• Did you know you can grow late-blooming perennials in containers? (See page 44). You can either treat them as annuals and let them go to sleep when the rest of the plants do, or else overwinter them in the container and grow on next year.
• You may find you have enough seed heads of some garden plants, such as echinacea and baptisia, or perennial grasses, to incorporate into planters for fall and winter. Branches of berries from native shrubs such as northern bayberry and Canada holly, or colourful rosehips also work well.
• The holiday season grows nearer, and who says you can’t start your décor outdoors a little earlier? Evergreen boughs are always popular, but don’t forget twigs from red stemmed dogwoods, twisted hazel, peacock willow, even pruned branches from lilacs. You can also buy long-lasting sprays of magnolia leaves, eucalyptus, euonymus and others if you don’t have enough of your own to harvest.
For the adventurous gardener:
year-round perennials in containers
Roxanna Boers is a graphic designer and gardener from the Halifax region (and part of the East Coast Living team). She excels at something that many gardeners have never tried: growing perennials in containers.
“Container gardening with perennials is very practical,” she explains. “It offers an alternative for space, environment and budget constraints. I do love the longevity of colour provided by potted annuals, but you need to buy them every year, which gets expensive, and it takes a while to grow them to any size, especially if you don’t have great light or heat. By the time your little garden starts to look good, summer is over and it’s time to clean up.”
Perennials bush out early and stay that way, she adds. “And they get bigger with every year. If you have evergreen types or interesting grasses, then you also have winter interest. With nothing but containers you can create a year-round outdoor garden almost anywhere: patio, deck, rooftop.”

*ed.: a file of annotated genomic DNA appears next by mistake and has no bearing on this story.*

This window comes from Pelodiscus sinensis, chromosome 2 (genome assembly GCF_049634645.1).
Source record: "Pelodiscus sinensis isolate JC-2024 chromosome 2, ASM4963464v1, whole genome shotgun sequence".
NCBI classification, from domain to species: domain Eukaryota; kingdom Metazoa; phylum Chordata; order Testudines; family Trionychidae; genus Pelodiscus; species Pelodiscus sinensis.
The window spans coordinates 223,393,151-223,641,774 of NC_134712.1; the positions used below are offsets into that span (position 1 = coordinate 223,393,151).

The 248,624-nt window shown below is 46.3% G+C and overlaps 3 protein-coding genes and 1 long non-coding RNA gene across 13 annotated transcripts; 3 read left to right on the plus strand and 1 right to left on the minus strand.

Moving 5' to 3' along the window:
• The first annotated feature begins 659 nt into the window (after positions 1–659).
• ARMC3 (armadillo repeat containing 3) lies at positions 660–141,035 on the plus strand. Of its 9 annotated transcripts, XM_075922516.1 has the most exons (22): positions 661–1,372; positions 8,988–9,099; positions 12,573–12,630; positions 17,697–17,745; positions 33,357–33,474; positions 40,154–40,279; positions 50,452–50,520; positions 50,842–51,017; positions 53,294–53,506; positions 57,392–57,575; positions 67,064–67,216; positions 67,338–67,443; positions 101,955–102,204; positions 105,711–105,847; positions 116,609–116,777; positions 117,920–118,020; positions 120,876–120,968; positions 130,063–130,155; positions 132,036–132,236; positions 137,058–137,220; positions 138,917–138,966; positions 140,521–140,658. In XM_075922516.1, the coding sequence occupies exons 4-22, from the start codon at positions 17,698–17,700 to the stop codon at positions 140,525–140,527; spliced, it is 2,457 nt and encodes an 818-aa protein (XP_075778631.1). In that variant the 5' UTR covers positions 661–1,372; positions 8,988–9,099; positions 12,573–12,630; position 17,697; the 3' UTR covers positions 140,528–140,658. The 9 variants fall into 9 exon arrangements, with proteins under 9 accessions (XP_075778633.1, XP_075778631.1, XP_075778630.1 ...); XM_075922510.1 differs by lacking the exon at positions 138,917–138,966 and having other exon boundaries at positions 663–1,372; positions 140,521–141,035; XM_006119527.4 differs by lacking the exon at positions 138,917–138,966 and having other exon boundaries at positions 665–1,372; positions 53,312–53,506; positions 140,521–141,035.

• Choose plants that are one or two zones hardier than your regular zone. Plants face harsher conditions and are less insulated when grown in pots. Most of us in the region are hardiness zone 5 or 6, so look for plants that are hardy to zone 3 or 4.
• Look for plants that can tolerate a range of temperatures and not sulk if conditions get a little wet or dry. Some good choices include dwarf evergreens, coral bells, hostas, sempervivums (hens and chicks), dwarf rhododendrons, patio peonies, dwarf lilacs, astilbes, sedums, groundcovers like silver thyme or creeping Jenny, hardy grasses, and more.
• The bigger and deeper the container you use, the better, regardless of what you plant. Large containers don’t dry out as quickly, and the plants don’t get as stressed, so it shouldn’t matter if you can’t water for a day or two. In cold weather, the extra soil in the pots helps protect roots from temperature fluctuations.
• While it might be tempting to use beautiful glazed ceramic pots, not all of those are frost-resistant, and many don’t have drainage holes. One idea is to plant a large synthetic container (with drainage holes) and set it inside your ornamental pot for the growing months. Stay away from painted or coated plastics as winter will damage that finish. Terra cotta (clay) pots aren’t suitable for winter use in our region.
• Relax. If a plant dies, it isn’t the end of the world. There is always next year!